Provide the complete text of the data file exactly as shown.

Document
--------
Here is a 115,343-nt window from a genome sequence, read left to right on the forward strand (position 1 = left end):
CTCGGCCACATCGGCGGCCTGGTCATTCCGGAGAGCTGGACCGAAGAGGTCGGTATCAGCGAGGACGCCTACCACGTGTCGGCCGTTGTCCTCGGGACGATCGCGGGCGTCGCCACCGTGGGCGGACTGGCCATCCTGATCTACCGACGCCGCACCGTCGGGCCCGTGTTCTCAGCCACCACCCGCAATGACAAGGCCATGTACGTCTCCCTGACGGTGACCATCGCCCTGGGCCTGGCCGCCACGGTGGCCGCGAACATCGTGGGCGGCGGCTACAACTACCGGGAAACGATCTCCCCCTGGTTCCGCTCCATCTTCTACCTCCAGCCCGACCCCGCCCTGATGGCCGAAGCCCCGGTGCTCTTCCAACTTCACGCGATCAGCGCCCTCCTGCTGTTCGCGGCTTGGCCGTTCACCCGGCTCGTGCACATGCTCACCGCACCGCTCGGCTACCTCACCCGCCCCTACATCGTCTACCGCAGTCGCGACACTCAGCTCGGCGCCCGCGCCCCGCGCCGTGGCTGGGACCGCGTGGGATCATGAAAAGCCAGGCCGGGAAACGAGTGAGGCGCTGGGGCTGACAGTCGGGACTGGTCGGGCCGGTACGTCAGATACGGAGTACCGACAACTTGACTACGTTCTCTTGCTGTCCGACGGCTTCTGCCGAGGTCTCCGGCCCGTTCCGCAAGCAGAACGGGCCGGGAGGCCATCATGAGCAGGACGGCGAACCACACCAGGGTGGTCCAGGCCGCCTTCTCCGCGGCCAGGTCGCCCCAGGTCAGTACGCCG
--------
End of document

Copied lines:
Here is a 115,343-nt window from a genome sequence, read left to right on the forward strand (position 1 = left end):
CTCGGCCACATCGGCGGCCTGGTCATTCCGGAGAGCTGGACCGAAGAGGTCGGTATCAGCGAGGACGCCTACCACGTGTCGGCCGTTGTCCTCGGGACGATCGCGGGCGTCGCCACCGTGGGCGGACTGGCCATCCTGATCTACCGACGCCGCACCGTCGGGCCCGTGTTCTCAGCCACCACCCGCAATGACAAGGCCATGTACGTCTCCCTGACGGTGACCATCGCCCTGGGCCTGGCCGCCACGGTGGCCGCGAACATCGTGGGCGGCGGCTACAACTACCGGGAAACGATCTCCCCCTGGTTCCGCTCCATCTTCTACCTCCAGCCCGACCCCGCCCTGATGGCCGAAGCCCCGGTGCTCTTCCAACTTCACGCGATCAGCGCCCTCCTGCTGTTCGCGGCTTGGCCGTTCACCCGGCTCGTGCACATGCTCACCGCACCGCTCGGCTACCTCACCCGCCCCTACATCGTCTACCGCAGTCGCGACACTCAGCTCGGCGCCCGCGCCCCGCGCCGTGGCTGGGACCGCGTGGGATCATGAAAAGCCAGGCCGGGAAACGAGTGAGGCGCTGGGGCTGACAGTCGGGACTGGTCGGGCCGGTACGTCAGATACGGAGTACCGACAACTTGACTACGTTCTCTTGCTGTCCGACGGCTTCTGCCGAGGTCTCCGGCCCGTTCCGCAAGCAGAACGGGCCGGGAGGCCATCATGAGCAGGACGGCGAACCACACCAGGGTGGTCCAGGCCGCCTTCTCCGCGGCCAGGTCGCCCCAGGTCAGTACGCCG